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07-09-2009, 09:13 AM   #31
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QuoteOriginally posted by tibbitts Quote
I wouldn't think of a tripod as fast-changing technology, although there have been occasional leaps (like CF) here and there.

Actually I would (considering finances) probably select the same tripod now that I bought a quarter of a century ago, and it's still produced, but costs about $150 now, vs. $75 then. I might have to buy one, too, thanks to what the airline baggage handlers did to it a couple of months ago.

Paul
I agree. Tripods don't usually have significant major leaps in technology.

The only significant real leap so far has been carbon fiber becoming affordable. There are going to be incremental improvements to CF, but nothing like the leap from aluminum to CF.

For ideas of what might be on the horizon, one can look at the aircraft industry - most tripod materials started there. First there was aluminum, and then came composites. Carbon fiber is still for the most part the state of the art for aircraft, the main advances in CF now are not in material capabilities, but in cost-effective production.

07-09-2009, 10:59 AM   #32
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QuoteOriginally posted by Ben_Edict Quote
I don't think, this is a valid example. Disk drives are consumables, tripods are not. Disk drives usually won't be used for longert than perhaps 36 months, a good tripod will serve for decades (as mentioned above).
Like I said, tripods are not disk drives :-). I didn't mean to imply that Krogh's observations about drives have any *real* relevance to the tripod question. Just that it was an interesting observation on a tangentially related topic and it was a notable coincidence that I happened to come upon both discussions within a day of each other.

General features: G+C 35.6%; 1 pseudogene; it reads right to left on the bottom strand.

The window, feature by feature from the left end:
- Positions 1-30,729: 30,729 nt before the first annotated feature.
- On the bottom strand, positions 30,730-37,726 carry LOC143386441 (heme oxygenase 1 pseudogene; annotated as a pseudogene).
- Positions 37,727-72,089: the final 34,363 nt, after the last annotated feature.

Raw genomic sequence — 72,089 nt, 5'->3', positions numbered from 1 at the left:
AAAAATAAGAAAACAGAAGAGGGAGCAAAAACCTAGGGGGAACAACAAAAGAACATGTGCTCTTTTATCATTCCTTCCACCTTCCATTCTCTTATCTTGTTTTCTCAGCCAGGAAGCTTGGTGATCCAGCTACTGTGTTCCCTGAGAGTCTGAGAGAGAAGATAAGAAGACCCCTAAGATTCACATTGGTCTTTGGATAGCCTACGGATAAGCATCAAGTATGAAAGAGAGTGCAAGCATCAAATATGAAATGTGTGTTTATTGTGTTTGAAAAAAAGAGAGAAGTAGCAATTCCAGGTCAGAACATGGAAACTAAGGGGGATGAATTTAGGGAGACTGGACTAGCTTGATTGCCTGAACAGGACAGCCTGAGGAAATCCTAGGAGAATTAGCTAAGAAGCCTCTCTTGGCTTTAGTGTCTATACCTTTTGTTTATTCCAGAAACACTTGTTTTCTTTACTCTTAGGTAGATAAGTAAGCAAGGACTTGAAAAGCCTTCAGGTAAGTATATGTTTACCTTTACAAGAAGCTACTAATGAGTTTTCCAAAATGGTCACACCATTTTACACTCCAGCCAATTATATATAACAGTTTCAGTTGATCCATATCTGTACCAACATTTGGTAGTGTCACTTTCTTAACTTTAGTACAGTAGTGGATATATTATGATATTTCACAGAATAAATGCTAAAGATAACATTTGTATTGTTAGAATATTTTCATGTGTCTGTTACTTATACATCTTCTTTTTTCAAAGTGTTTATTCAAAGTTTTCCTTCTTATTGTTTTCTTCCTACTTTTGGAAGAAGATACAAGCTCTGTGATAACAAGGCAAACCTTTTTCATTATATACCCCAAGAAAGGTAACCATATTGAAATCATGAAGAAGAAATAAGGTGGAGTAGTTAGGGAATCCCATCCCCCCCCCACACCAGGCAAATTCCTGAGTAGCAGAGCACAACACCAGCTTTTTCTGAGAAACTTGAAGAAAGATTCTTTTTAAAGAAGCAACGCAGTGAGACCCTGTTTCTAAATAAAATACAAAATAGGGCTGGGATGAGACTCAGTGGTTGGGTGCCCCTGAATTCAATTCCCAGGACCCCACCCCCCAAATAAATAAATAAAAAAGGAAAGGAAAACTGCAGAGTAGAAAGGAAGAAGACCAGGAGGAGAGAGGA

Of course, neither tripods nor disk drives are toilet paper, but I liked that observation even better :-)
07-09-2009, 04:22 PM   #33
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Here's my observation: You can buy a cheap tripod and not use it because it's clunky, or it's too heavy to comfortably carry for long distances. You can lose shots because it doesn't stand very tall, the head isn't sturdy enough to support vertical orientation well. Or you can't get the camera on or off fast enough.

Then you'll junk that one and spend the money on a good tripod. Tell your husband in the long run you'll actually save money by buying a good tripod in your first attempt.

Last edited by khardur; 07-09-2009 at 04:22 PM. Reason: grammar
07-09-2009, 07:12 PM   #34
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Basically, I've more or less have made the decision that the next tripod will be a Gitzo; my husband is Mr. Point-n-Shoot, so what does he know?

Now the hard part will be figuring out which one to go with. At this point, my first choice would be the 2541; this was one that I actually got to play with at the camera store in Orlando when I was there last month. I liked it so much that if I had had the money, I would've walked out of the store with it that day.

My second choice would be the 2942 (basalt). It has similar specs to the 2541, but it's a bit heavier (3.6 lbs vs. the 2541's 3 lbs), but at $375, it's about half the price of the 2541.

Another option that's on my radar is the 1541T because it folds up to just a tad over 16in. long, which would work really well for plane trips, as I could easily fit it into a carryon. The only disadvantage I could see with it is that it's a good bit shorter than the others. I'm short (5'1"), so that may not be as big of a deal for me as for some people. Unfortunately, I wasn't able to actually play with one when I was at the camera store because they had sold out of them.

Since I most likely won't be making this purchase until early-mid next year, I've got time to perhaps visit another camera store that carries Gitzo (none in my area) and play with them some more, so I'll be able to come to a final decision once I do have the money.

Thanks for all of your help!
Heather

07-09-2009, 08:47 PM   #35
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I think that if you're only 5'1, Heather, that a tripod which isn't as tall fully-extended could be a *great* thing to take advantage of. If you're very lucky, it'll be that much quicker to set up, (if shooting the legs out all the way gives you a working height) and if you want to use an L-bracket, I can't imagine you'll be stooping over the thing under any circumstances, to begin with.

When it comes to me spending big bucks on a tripod, (and twice 375 would certainly be big bucks to me: come down to it, I'll carry the extra mass) ...what I'll want to be paying for is stability that will actually be with me a lot more: big and steady can be done with brute force and ignorance, small and steady takes some clever engineering and really nice manufacture.